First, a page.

After Signus Prime we enter the seven years of the unknown – the Age of Darkness – prior to the Siege of Terra, so there may be many tales and many threads to pick up – what happens to the Iron Hands after the slaying of Ferrus Manus, the Ultramarines in the wake of Calth, the Space Wolves in the wake of Prospero, the rebuilding of the Raven Guard, the other legions that haven’t really been addressed yet. Although there are some wonderful possibilities to be told, it doesn’t look likely we’ll get to the Siege of Terra anytime soon. Some good news perhaps.

Also, there were some questions regarding the telling of certain stories – like the Lion and the Wolf. Gav answered this very well. It comes down to this:

“Does telling the story shed light on something that is important to the development of the Legion’s identity, and subsequently advance our understanding of that Legion; or does shining a light on that little piece of mystery take away what’s cool about the Legion.”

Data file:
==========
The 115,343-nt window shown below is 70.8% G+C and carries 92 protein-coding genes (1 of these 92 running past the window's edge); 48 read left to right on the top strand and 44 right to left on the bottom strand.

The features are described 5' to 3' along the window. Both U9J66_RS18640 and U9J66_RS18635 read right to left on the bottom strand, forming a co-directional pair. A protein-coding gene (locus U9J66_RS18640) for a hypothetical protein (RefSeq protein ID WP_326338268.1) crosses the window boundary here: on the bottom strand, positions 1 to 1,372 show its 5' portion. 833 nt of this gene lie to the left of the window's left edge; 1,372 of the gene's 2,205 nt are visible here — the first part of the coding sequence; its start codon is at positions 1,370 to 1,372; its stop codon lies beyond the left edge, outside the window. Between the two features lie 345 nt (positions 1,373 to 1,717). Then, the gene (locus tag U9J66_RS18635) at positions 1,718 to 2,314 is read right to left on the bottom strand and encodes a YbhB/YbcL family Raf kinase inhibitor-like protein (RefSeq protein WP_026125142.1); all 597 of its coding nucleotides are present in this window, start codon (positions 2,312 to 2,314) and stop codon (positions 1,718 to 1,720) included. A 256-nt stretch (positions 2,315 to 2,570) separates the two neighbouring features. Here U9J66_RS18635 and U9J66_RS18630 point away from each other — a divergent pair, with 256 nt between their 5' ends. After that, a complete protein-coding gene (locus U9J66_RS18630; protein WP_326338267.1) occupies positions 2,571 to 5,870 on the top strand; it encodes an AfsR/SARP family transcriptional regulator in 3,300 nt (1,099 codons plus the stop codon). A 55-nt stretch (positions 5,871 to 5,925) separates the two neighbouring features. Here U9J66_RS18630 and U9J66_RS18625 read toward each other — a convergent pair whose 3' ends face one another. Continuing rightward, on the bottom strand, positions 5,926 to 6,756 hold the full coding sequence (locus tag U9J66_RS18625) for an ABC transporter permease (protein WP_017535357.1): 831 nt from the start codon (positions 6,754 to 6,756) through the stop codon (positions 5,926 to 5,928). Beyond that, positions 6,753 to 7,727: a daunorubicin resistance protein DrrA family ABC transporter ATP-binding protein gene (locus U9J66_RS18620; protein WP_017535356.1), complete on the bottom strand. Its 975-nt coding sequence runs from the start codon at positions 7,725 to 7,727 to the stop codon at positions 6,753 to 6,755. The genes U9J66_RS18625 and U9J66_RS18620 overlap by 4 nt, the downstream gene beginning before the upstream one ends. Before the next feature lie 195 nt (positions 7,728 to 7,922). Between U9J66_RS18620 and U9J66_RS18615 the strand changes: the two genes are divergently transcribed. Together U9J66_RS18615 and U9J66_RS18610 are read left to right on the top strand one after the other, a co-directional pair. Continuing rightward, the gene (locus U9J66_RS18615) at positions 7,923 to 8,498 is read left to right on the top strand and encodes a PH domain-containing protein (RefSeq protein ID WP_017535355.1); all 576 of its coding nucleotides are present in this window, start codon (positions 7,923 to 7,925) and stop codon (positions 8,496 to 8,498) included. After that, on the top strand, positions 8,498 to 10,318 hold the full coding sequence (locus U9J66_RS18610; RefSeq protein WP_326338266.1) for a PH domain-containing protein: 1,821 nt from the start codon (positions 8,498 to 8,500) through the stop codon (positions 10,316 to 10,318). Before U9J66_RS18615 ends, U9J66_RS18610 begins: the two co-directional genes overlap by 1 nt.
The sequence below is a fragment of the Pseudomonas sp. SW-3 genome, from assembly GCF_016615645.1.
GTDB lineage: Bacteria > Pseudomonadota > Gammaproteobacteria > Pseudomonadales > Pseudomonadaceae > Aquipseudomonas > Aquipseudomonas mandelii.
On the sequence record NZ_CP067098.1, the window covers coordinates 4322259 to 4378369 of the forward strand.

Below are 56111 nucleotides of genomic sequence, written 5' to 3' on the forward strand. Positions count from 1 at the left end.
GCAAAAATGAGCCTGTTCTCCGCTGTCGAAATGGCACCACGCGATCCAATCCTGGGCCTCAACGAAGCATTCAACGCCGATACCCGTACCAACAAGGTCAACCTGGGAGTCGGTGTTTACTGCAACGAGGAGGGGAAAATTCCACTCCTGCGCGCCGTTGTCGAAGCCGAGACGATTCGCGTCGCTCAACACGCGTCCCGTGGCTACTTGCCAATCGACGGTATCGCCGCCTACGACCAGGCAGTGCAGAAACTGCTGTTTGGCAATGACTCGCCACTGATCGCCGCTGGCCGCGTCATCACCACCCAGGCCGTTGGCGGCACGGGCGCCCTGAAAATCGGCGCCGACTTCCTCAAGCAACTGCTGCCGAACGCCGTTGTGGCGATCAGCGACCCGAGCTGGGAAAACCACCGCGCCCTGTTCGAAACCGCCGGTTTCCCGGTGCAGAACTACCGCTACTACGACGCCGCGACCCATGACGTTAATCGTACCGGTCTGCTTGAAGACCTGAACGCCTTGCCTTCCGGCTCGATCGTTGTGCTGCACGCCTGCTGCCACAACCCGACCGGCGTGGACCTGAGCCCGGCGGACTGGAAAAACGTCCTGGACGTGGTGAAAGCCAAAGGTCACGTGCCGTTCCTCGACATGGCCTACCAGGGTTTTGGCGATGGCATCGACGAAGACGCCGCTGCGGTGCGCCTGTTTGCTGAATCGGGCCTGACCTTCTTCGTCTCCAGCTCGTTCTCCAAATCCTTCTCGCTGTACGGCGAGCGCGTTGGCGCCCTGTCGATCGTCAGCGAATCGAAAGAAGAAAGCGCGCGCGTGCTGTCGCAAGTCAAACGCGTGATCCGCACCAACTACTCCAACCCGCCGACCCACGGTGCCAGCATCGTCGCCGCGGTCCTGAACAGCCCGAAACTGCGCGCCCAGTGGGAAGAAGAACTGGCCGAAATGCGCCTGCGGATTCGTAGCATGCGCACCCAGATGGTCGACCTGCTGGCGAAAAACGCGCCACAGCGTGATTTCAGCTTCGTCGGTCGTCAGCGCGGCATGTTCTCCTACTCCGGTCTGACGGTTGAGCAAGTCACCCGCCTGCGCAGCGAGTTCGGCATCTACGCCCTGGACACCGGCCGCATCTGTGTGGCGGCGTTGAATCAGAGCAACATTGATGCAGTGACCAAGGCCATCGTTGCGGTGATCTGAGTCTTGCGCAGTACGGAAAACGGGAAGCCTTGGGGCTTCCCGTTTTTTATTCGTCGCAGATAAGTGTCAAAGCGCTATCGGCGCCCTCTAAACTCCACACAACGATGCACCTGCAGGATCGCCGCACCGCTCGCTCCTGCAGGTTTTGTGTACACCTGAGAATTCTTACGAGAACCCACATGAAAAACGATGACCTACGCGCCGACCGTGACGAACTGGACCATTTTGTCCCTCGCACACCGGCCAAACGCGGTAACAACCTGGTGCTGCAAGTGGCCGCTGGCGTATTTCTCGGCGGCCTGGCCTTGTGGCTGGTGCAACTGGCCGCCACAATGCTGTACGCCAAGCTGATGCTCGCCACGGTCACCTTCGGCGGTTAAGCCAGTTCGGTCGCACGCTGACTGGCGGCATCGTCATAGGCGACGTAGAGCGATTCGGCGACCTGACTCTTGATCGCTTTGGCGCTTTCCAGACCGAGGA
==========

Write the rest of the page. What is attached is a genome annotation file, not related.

Finally, some questions were asked regarding the post-heresy events like the Scouring, the Second Founding, the Codex Astartes, the issue at Caliban; there is scope to tell the stories – Nick seemed very keen – but there’s a lot of time yet before we get there.

Now to let someone else take a turn:


Well, I managed to make it back home after a fantastic day. It was my first time not only attending black library live but also Warhammer World, which took my breath away. The models were brilliant, especially the Space Wolf diorama that you’ll see when you arrive. But I’m not talking about what you can find in Warhammer World – I don’t want to ruin the surprise for you. However, what I am talking about is Black Library Live 2012.